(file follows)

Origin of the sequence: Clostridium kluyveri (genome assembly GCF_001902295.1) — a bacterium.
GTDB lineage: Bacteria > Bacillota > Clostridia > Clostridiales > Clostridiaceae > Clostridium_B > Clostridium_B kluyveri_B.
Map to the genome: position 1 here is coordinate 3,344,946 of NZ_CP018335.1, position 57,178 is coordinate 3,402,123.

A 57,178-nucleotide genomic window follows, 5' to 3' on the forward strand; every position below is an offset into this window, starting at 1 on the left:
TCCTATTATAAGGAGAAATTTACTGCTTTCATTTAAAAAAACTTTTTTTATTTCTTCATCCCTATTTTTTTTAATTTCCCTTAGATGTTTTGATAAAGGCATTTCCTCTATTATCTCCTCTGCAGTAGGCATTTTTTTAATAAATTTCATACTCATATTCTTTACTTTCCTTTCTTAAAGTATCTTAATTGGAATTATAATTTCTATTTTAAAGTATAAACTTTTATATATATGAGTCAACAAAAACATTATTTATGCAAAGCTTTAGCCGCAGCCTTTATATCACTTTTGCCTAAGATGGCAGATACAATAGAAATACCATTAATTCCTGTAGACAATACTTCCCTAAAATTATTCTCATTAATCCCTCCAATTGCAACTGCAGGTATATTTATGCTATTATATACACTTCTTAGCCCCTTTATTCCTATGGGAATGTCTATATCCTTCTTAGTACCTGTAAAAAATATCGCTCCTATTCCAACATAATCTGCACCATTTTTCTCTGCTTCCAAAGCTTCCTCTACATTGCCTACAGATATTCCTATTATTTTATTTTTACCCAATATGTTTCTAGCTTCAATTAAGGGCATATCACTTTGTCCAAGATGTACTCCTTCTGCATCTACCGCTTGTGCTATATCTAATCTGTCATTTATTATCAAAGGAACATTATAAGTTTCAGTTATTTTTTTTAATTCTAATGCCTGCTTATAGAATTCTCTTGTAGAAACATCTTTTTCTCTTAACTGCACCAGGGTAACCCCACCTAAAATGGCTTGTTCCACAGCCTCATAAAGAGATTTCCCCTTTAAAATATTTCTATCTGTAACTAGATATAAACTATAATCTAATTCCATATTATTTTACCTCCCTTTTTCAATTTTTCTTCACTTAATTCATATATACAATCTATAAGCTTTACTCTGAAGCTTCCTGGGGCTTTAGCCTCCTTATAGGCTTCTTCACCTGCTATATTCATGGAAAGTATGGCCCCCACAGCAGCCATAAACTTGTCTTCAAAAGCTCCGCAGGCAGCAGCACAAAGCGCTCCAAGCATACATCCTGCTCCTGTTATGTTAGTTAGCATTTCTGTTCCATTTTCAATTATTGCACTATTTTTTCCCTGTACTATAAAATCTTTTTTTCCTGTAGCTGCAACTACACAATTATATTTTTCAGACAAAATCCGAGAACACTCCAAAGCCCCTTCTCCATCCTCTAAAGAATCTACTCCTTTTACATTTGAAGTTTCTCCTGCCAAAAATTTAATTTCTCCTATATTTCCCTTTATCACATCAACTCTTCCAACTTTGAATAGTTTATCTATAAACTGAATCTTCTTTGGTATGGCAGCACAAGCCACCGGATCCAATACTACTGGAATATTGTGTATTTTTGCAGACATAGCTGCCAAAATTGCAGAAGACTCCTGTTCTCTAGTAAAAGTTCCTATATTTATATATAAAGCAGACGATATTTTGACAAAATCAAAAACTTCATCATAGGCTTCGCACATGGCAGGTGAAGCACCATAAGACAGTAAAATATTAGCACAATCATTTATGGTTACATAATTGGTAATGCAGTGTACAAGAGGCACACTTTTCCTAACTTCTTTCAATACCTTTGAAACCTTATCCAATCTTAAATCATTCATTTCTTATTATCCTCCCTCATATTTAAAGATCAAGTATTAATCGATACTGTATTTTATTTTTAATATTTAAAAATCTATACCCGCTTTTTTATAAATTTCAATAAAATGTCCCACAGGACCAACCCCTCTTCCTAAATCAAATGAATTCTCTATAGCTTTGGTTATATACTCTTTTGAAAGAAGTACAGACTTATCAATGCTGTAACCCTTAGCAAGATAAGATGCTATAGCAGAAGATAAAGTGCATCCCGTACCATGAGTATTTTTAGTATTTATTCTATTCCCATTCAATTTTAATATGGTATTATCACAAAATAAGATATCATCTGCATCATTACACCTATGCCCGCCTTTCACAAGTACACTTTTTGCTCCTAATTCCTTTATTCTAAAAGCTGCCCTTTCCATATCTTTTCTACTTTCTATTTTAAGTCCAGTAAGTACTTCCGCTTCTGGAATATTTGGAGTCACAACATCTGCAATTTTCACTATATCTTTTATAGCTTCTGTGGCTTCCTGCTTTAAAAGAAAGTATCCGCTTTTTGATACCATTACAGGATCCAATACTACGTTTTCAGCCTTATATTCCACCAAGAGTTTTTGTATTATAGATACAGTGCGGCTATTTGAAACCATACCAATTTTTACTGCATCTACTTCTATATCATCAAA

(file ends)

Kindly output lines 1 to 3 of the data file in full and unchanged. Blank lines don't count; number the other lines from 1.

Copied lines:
Origin of the sequence: Clostridium kluyveri (genome assembly GCF_001902295.1) — a bacterium.
GTDB lineage: Bacteria > Bacillota > Clostridia > Clostridiales > Clostridiaceae > Clostridium_B > Clostridium_B kluyveri_B.
Map to the genome: position 1 here is coordinate 3,344,946 of NZ_CP018335.1, position 57,178 is coordinate 3,402,123.